We’ll start with haemoglobin – the complex molecule in your red blood cells that carries oxygen to your cells. Pretty obviously, without it none of us would be here. Haemoglobin’s crucial bit is a central area with four iron atoms that binds to the oxygen… and iron is the interesting thing. Iron is element number 26, which makes it a heavy(ish) element. Where did it come from? To explain that we have to go back a loooong way.
About 13.8 billion years ago, there was no space, time, matter or energy in this universe. We can’t say much about what existed elsewhere, if indeed there is any ‘elsewhere’. The event that tends to be called – perhaps a little misleadingly – the ‘Big Bang’ occurred. It doesn’t make a lot of sense to think about what ’caused’ the Big Bang, because ’causes’ have to happen before their effects, but without time, what does ‘before’ mean?
So, the Big Bang occurred. At the very beginning – in the first 10-34 seconds – space-time, matter-energy and the laws of physics ‘condensed’ out and began to exist. Quarks – the ultimate building blocks of matter – began to exist, but the energy levels were so high that they could not combine into matter. The universe began to expand rapidly outward from a single point. As it expanded it cooled. Initially there was as much antimatter as matter, but something (yep, I know that’s vague – partly because it’s complex to explain, partly because our explanations are still being developed) happened that led to a large imbalance. There is now much more matter than antimatter in our universe.
As the universe cooled, the quarks combined to form protons, neutrons and electrons, and as it cooled further these were collected by gravity into clouds, some of which condensed further to form stars. Some of the stars were larger and some were smaller. Most of the matter in the universe is in the form of plasma, where the electrons are separate from the nuclei, and this is the case in stars. The protons by themselves are hydrogen nuclei. With one neutron they form the hydrogen isotope deuterium and with two they form tritium.
The heat and pressure in the stars allowed nuclear fusion to begin – small, simple elements combining to form larger elements, releasing large amounts of energy. The main reaction is the fusion of hydrogen to form helium. There are a number of variants, but two deuteriums forming a helium-4 is a common example. This is the energy source of the sun shining outside right now – nuclear fusion of hydrogen into helium.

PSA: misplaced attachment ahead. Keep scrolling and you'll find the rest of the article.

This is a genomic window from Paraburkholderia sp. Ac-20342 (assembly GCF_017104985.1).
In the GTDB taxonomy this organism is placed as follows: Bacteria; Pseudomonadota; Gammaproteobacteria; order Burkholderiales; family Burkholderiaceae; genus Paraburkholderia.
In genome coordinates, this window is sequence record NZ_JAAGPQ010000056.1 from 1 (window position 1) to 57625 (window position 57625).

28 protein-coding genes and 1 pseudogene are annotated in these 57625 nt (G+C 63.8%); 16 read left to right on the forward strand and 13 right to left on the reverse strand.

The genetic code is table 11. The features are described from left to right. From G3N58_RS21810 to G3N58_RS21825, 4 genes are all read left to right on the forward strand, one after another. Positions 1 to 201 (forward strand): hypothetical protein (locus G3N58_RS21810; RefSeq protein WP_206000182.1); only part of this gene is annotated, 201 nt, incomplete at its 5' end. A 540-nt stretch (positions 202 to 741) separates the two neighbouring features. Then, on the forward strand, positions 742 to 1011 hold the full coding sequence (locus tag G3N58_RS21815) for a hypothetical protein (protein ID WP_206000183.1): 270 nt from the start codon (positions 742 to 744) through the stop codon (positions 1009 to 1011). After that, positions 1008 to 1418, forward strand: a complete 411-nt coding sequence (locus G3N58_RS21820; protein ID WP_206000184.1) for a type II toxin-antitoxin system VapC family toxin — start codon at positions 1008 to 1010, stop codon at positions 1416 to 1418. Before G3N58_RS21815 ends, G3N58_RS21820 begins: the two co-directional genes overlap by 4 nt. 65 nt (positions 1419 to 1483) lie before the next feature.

In the universe as described so far, there are no heavier elements than helium. No oxygen (and hence no water), no carbon (and hence no life), and certainly no iron. As long as the stars had plentiful supplies of hydrogen, they kept burning that.
Some of the larger stars had shorter life spans (on the order of a few to 5 billion years, rather than the 10-15 billion years a smaller star like our sun will live). They burned through their fuel fast, and as they ran out of hydrogen, began fusing the helium to form heavier elements. As this happened they became smaller, darker and more dense… and then, if they were at a certain size, exploded.
(If they were larger than that size, they would form black holes instead of exploding – their own gravity so great as to hold in even light. If they were smaller – like our sun – they would just flame out – but, given the age of the universe, are probably still around.)
It was the explosion of these stars – their supernovae – that spread the heavy elements out into the universe. Over time they spread… and then gravity pulled them together again in some places – including our solar system. A cloud of dust and gas formed, that formed both the sun and the planets. This happened about 4.5 billion years ago – so something like 9 billion years after the universe began.
In the end, those iron atoms, in the haemoglobin molecules in the red cells in your blood, that make the next breath you take keep you alive, came from the heart of an ancient giant star, dispersed in a supernova.
You’re a star.